The last Navy sailor from Warren County to be killed during the attack on Pearl Harbor has finally been identified and will be brought back home to be laid to rest following years of intensive research from his family.
When Patricia Keel began working on her family tree approximately 10 years ago, she didn’t realize the amount of research she would do in order to bring her cousin’s remains back to his hometown to be laid to rest after his death during the attack on Pearl Harbor. He was one of over 400 men who drowned when the USS Oklahoma sank.
Warren Harding Crim was killed during the surprise attack by Japanese aircrafts on Pearl Harbor, a U.S. naval base near Honolulu, Hawaii, in the early morning hours of Dec. 7, 1941. The numerous torpedo strikes capsized the USS Oklahoma, which was Crim’s ship. He was 21 and was posthumously awarded a Purple Heart, World War II Victory Medal and American Defense Service Medal.
Crim was a Navy Fireman 3rd Class who enlisted July 10, 1940. He was assigned to the USS Oklahoma in 1941. Crim had been in the Navy a little over a year before the attack claimed his life.
“It was his decision to join the Navy and he knew what the situation was, but he didn’t know exactly what he was in for,” says Keel. “I’m proud to call him part of my family. I felt like it was up to someone in the family who was still living to honor his memory by having him brought home.”
Crim’s remains will be buried in the Veterans of Valor section at Smartt Memorial Gardens on April 11 following his family receiving his remains from Hawaii.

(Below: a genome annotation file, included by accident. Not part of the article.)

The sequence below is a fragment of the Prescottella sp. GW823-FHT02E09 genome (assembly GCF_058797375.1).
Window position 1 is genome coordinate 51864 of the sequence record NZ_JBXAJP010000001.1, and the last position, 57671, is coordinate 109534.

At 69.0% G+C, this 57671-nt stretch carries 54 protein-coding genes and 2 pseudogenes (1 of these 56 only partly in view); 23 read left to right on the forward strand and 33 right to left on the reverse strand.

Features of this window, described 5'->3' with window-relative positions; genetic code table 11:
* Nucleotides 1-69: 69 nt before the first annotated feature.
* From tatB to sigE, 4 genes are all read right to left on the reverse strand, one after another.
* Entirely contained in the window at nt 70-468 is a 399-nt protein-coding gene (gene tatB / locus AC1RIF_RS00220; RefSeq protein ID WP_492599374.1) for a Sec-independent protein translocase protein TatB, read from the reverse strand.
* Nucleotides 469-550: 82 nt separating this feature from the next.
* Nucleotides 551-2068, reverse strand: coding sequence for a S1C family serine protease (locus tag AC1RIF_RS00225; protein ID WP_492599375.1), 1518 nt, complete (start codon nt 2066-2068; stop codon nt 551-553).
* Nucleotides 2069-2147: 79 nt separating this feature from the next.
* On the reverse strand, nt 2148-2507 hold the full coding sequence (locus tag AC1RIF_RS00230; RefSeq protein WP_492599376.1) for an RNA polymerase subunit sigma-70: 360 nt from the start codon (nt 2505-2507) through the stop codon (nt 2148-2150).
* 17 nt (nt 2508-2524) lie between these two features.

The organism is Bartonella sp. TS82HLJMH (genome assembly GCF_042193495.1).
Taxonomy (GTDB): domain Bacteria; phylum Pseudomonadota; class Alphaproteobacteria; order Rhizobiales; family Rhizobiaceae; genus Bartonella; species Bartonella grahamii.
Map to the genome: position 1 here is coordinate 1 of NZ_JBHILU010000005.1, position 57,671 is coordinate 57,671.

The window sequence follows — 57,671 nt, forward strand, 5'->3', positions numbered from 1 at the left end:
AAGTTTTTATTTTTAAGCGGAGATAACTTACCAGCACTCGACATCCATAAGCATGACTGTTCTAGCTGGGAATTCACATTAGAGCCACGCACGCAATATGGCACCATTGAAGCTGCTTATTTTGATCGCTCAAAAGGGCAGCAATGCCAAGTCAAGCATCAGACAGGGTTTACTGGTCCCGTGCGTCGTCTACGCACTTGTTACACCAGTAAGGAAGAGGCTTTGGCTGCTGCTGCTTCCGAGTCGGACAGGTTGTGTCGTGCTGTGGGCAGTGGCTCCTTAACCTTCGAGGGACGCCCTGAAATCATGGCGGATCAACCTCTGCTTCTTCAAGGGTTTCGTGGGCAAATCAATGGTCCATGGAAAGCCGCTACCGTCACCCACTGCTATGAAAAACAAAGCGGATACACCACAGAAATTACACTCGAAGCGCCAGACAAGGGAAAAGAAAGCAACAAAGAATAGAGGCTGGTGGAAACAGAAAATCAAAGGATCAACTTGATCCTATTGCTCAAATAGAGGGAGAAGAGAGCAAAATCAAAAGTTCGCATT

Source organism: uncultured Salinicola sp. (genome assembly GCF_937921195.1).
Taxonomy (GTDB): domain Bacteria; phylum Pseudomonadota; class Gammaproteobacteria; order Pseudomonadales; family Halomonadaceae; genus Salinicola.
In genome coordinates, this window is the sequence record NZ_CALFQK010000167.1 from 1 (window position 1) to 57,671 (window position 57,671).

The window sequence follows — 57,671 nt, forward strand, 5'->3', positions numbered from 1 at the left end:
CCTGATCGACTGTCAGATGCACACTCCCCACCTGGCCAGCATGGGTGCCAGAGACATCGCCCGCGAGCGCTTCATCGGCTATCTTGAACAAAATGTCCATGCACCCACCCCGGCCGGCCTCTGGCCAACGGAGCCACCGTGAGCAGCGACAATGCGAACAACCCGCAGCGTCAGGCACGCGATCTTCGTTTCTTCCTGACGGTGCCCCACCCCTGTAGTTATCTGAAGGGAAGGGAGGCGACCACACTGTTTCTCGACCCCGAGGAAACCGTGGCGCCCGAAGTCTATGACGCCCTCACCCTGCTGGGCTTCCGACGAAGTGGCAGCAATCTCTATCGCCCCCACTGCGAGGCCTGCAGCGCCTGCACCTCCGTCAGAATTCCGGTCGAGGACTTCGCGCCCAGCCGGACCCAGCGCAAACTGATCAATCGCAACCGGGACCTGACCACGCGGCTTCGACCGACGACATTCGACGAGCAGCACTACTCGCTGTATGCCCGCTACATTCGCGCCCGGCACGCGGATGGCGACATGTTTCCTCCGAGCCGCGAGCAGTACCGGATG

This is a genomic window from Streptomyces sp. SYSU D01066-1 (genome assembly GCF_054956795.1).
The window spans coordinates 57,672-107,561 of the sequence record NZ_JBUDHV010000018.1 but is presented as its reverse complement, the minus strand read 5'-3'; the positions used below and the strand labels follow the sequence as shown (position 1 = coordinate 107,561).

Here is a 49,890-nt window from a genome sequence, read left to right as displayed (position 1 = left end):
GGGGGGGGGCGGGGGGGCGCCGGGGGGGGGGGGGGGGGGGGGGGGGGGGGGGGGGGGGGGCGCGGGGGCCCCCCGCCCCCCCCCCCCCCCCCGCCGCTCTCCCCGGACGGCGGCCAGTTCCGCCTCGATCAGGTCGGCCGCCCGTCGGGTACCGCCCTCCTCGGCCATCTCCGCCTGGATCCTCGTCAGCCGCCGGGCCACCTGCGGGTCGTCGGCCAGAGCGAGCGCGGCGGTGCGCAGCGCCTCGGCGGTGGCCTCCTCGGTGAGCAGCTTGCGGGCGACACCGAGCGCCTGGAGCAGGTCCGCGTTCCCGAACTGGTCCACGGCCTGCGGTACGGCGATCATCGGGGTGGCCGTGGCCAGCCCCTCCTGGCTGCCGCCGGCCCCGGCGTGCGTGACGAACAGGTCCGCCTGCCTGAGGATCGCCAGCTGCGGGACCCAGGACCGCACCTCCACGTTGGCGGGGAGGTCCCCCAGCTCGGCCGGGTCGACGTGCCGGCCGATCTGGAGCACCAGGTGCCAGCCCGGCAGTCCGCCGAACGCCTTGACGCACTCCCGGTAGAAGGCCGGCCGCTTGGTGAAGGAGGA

“It’s something I made a promise to do,” says Keel. “I was able to carry that out, and I wish a lot of my relatives who have already passed away were here as his remains are finally brought home.”
There were 429 men who lost their lives when the USS Oklahoma sank. There have been 242 identified. Warren’s body wasn’t identified until 2018 due to the large number of men in the ship who couldn’t get out, resulting in their remains deteriorating into bones. When DNA testing started, identification became possible.
“I’ve been doing this family tree for about 10 years,” says Keel. “I found out about Warren being in Pearl Harbor as I dug into the family tree. It took a solid 10 years to get to the root of where Warren was and how to bring him home.”
Unfortunately, Crim’s parents, Maude Stubblefield and Vernon Crim, and his sister Mona Crim, passed away before Warren’s remains could be brought home.
“I wish the deceased family members were here to see Warren brought back home to be laid to rest, particularly his parents and Mona, but Mona especially,” says Keel. “She loved her little brother.”
Keel’s cousin, Jeffrey Penn, donated his DNA for testing, with the results coming back positive to Warren’s.
“I’m thankful for Jeffrey, or we wouldn’t have been able to do this,” says Keel. “Most of my family said I was crazy for even trying to find Warren’s remains. Now, they are saying hallelujah. It took both my cousin and me digging, talking to people and doing everything we could.”
It was discovered Crim’s remains had been placed in the National Memorial Cemetery of the Pacific located in the Punchbowl Crater in Honolulu, which is a memorial to honor the men and women who served in the United States Armed Forces, and gave their lives doing so.
Crim’s name is recorded on the Walls of the Missing at the Punchbowl, along with the others who are missing from World War II. To indicate he has been accounted for, a rosette will be placed next to his name.
Once Crim’s remains are brought to Warren County on April 11, he will be buried with full military honors. His cousin, Jeff Penn, who is also a veteran, will fold the flag upon its removal from the casket.
“For us to be able to bring him home after all this time and put him to rest in Warren County, where he was born and raised, is just wonderful,” says Keel. “We want Warren County to know the last seaman who was killed serving his country during the attack on Pearl Harbor is finally coming home.”
The funeral will be held mid-morning at Smartt Memorial Gardens on April 11, but the exact time has yet to be announced by the Navy. The family is requesting for anyone who is a veteran to come and show their support
“After 79 years, we hope to give Warren the large celebration he deserves to welcome him home,” says Keel.